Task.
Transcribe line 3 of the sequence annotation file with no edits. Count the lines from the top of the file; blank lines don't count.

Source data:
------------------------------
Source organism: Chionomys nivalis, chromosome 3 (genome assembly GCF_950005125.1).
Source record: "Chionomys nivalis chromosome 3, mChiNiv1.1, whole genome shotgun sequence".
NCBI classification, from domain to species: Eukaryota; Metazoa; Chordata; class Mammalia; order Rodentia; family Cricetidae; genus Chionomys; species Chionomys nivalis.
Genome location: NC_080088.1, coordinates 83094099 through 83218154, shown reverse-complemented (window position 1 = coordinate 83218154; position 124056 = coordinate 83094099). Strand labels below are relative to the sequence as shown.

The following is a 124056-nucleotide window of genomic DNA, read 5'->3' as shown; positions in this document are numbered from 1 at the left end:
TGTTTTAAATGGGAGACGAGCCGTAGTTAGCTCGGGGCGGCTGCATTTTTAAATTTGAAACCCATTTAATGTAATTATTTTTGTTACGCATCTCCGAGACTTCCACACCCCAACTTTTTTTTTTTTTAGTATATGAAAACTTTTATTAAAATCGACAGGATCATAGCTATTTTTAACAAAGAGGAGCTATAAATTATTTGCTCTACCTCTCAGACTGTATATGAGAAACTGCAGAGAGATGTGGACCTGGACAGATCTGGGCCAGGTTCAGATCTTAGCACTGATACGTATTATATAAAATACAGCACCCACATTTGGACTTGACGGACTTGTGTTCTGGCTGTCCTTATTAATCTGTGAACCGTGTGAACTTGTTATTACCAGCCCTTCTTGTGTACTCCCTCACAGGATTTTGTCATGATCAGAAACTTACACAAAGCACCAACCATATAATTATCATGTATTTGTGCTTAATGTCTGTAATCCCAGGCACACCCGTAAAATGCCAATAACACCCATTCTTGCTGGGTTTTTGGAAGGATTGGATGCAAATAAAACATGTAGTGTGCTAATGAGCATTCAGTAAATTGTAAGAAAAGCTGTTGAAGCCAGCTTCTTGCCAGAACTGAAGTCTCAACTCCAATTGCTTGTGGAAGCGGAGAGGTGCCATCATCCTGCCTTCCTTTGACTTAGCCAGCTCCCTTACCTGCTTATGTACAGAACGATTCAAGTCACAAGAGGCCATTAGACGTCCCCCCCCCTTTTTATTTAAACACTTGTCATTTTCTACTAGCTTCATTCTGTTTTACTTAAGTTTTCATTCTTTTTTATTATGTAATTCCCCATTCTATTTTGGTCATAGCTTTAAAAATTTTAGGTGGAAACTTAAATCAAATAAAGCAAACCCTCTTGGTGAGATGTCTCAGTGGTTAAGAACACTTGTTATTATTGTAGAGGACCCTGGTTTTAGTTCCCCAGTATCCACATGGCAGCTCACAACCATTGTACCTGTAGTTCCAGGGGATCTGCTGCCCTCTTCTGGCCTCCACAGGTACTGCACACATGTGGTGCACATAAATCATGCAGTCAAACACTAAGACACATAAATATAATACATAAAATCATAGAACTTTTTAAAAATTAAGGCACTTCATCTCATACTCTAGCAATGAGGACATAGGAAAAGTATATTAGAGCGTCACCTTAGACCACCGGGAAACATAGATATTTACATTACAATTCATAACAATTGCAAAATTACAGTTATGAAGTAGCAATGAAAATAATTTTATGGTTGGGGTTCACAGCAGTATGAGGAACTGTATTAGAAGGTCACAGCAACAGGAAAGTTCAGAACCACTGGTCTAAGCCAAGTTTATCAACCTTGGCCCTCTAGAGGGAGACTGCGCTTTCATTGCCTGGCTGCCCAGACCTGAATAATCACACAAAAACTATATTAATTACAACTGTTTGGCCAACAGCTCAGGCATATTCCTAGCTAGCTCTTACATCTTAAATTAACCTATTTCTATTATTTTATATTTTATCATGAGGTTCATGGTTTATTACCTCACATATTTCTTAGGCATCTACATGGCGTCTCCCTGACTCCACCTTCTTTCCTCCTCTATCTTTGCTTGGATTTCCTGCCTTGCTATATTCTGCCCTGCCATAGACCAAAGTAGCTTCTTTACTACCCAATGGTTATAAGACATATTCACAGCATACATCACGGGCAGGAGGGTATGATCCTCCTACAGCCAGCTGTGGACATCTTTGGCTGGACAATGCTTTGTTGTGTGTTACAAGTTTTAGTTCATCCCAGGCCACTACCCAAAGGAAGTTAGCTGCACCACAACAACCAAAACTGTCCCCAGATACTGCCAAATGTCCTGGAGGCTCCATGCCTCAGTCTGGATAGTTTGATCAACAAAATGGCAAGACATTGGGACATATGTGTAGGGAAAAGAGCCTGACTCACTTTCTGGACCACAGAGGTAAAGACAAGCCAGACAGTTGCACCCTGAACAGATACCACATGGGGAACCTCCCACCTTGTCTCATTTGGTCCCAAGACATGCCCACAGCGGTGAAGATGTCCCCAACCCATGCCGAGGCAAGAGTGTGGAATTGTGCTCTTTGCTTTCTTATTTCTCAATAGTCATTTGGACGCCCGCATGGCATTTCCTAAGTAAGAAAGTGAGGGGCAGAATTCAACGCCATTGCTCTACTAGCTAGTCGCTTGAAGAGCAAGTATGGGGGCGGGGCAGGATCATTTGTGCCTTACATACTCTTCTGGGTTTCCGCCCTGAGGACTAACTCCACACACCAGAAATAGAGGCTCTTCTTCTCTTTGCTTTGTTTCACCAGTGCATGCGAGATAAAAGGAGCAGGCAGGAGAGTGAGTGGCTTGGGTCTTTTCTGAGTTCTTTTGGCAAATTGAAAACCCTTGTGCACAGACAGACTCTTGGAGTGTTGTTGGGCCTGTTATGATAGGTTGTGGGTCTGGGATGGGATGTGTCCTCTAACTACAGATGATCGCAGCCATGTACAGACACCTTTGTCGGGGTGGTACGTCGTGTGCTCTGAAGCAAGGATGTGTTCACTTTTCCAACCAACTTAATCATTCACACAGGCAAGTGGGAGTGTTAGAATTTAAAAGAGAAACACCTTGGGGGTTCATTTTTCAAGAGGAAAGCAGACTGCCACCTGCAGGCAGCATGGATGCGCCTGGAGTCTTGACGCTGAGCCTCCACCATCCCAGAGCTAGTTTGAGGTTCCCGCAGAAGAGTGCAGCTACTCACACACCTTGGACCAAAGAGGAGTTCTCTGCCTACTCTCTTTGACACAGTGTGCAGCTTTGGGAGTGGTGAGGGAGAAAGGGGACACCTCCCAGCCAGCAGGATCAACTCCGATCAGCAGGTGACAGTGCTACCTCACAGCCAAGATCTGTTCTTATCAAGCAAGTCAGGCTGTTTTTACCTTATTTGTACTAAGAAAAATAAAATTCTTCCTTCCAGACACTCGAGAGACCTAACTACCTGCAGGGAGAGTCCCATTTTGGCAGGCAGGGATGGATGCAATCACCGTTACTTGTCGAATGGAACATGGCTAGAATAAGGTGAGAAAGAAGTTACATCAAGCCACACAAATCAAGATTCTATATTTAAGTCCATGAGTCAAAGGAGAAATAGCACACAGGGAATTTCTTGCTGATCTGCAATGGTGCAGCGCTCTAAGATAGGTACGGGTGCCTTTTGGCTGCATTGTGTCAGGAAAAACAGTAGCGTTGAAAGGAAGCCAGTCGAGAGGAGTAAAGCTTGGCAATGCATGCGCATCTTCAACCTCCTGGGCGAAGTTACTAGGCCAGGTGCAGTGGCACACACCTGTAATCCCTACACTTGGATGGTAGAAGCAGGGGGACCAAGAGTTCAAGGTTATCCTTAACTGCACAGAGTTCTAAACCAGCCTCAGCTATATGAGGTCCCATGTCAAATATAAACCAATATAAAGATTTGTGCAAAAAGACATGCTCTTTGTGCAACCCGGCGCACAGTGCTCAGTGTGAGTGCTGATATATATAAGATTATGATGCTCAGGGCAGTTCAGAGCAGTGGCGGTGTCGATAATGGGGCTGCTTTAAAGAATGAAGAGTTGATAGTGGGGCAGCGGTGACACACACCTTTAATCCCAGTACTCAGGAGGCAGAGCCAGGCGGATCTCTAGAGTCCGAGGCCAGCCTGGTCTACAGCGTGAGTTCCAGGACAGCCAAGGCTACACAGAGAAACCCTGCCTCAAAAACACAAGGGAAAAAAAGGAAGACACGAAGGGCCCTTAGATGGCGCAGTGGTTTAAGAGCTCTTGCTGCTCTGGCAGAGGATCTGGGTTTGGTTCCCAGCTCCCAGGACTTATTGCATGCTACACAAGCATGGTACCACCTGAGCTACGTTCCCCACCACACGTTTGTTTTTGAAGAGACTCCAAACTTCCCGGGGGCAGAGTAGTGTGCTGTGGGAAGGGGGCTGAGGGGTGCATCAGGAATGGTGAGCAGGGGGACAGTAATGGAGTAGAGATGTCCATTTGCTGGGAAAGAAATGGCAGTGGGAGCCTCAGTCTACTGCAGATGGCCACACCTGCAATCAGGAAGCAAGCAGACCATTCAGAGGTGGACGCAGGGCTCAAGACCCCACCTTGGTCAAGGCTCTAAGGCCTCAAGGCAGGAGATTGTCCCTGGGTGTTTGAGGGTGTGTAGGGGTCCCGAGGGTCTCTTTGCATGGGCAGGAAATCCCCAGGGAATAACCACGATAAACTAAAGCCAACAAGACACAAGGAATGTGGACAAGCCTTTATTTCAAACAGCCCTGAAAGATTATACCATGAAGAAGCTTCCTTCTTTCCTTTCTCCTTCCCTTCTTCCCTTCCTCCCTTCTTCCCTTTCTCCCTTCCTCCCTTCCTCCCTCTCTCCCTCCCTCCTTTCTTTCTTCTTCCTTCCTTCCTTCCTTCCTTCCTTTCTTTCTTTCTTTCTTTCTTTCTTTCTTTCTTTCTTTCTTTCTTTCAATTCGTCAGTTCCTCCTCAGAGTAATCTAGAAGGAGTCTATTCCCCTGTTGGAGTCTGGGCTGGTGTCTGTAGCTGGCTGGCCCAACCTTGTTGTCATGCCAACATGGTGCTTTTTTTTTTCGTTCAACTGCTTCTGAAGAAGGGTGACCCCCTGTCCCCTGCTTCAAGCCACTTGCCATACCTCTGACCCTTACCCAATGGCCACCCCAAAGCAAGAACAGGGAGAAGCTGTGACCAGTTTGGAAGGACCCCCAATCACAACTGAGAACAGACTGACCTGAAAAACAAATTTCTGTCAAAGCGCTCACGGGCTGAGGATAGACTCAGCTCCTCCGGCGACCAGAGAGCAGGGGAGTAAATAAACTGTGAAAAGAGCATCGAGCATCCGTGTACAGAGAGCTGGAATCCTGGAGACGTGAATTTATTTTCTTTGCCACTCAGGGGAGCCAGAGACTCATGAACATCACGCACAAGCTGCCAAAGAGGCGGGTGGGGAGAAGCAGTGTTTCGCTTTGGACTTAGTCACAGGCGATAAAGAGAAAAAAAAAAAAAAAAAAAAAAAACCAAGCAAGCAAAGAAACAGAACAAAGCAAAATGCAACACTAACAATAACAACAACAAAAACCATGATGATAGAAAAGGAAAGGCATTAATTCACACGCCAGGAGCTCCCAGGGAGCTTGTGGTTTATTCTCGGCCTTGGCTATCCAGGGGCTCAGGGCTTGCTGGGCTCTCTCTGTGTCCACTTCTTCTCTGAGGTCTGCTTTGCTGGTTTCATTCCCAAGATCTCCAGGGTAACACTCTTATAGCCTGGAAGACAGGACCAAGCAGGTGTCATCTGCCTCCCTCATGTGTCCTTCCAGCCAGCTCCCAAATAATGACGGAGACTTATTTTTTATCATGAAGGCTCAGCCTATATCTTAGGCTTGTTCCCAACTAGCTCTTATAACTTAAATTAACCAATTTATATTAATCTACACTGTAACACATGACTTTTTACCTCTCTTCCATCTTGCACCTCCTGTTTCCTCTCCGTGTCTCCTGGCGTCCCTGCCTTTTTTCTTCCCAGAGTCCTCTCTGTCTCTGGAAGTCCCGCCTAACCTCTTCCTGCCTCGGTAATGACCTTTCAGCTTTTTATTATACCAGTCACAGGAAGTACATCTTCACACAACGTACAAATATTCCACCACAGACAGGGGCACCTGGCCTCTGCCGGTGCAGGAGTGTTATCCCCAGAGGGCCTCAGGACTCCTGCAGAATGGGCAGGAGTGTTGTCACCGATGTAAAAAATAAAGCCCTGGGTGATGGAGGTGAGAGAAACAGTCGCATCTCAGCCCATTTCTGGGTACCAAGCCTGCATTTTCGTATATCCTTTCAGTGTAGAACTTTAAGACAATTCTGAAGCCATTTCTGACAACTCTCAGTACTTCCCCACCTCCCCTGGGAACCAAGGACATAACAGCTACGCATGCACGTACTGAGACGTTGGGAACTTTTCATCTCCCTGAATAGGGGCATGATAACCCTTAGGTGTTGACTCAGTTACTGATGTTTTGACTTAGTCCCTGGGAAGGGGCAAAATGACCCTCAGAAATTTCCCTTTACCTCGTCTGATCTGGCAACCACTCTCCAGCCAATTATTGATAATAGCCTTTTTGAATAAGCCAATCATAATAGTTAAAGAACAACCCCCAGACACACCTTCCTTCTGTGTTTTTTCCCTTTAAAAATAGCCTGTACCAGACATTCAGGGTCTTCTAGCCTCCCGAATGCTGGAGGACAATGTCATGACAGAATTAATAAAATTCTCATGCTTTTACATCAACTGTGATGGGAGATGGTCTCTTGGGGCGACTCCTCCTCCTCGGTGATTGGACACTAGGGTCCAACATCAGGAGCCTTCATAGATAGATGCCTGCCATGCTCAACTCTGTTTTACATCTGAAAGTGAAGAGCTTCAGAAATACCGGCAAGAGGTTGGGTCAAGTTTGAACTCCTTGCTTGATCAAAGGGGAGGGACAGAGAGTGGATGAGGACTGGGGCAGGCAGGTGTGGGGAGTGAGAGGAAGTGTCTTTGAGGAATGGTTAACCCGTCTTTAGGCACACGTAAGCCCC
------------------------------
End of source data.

NCBI classification, from domain to species: Eukaryota; Metazoa; Chordata; class Mammalia; order Rodentia; family Cricetidae; genus Chionomys; species Chionomys nivalis.